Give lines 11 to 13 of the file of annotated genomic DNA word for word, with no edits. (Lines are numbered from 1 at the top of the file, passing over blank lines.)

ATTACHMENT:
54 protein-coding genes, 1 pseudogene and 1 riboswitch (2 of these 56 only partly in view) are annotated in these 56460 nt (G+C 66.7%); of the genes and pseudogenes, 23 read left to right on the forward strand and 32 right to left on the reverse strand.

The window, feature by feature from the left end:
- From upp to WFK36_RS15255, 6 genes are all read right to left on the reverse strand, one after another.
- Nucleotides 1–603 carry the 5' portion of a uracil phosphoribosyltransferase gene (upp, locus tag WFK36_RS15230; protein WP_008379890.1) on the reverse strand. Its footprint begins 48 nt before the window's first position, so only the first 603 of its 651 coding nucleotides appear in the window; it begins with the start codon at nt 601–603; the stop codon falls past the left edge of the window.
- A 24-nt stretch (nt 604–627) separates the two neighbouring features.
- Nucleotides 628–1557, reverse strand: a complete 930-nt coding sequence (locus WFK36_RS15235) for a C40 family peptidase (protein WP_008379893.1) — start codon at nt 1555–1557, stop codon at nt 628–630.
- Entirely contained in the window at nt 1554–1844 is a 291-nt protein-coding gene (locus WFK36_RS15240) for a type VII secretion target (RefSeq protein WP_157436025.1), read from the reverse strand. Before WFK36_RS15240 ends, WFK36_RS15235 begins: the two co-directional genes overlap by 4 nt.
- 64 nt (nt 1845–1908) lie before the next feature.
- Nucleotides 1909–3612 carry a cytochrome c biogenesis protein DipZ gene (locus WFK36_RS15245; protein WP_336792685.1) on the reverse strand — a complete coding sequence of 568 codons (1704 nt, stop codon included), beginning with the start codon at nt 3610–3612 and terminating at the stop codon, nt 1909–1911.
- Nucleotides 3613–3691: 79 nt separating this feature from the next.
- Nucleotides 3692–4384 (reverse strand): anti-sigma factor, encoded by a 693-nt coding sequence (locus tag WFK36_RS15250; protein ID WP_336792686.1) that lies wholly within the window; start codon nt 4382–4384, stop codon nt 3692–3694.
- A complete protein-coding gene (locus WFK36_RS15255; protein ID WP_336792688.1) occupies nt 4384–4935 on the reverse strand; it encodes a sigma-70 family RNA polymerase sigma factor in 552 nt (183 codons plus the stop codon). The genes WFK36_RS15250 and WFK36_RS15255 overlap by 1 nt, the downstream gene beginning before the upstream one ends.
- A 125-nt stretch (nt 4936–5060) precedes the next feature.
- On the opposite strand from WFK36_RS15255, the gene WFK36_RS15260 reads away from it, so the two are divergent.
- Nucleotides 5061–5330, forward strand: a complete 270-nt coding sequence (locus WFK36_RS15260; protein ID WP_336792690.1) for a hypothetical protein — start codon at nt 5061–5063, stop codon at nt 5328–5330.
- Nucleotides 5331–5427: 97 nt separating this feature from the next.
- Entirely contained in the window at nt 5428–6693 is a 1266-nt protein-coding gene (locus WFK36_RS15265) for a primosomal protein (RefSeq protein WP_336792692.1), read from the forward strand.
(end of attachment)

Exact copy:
- Nucleotides 3692–4384 (reverse strand): anti-sigma factor, encoded by a 693-nt coding sequence (locus tag WFK36_RS15250; protein ID WP_336792686.1) that lies wholly within the window; start codon nt 4382–4384, stop codon nt 3692–3694.
- A complete protein-coding gene (locus WFK36_RS15255; protein ID WP_336792688.1) occupies nt 4384–4935 on the reverse strand; it encodes a sigma-70 family RNA polymerase sigma factor in 552 nt (183 codons plus the stop codon). The genes WFK36_RS15250 and WFK36_RS15255 overlap by 1 nt, the downstream gene beginning before the upstream one ends.
- A 125-nt stretch (nt 4936–5060) precedes the next feature.